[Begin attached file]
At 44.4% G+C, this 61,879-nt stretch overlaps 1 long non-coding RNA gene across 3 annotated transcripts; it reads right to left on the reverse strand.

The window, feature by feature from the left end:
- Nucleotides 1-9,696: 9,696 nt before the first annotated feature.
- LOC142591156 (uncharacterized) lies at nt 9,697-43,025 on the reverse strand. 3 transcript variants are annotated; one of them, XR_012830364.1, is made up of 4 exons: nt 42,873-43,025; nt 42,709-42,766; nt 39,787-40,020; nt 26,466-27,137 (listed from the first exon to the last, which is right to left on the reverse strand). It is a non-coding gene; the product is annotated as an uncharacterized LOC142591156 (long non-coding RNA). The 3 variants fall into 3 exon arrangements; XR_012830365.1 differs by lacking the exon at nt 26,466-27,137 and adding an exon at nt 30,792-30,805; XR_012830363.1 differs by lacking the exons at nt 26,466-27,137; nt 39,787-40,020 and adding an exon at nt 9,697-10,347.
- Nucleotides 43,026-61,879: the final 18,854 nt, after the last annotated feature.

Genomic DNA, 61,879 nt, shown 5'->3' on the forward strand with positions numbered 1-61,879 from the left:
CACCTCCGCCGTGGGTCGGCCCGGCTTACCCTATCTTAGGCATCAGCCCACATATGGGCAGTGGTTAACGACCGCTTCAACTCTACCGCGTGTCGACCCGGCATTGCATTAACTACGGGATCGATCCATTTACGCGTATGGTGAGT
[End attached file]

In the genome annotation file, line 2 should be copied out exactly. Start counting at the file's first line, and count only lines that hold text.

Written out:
The window, feature by feature from the left end: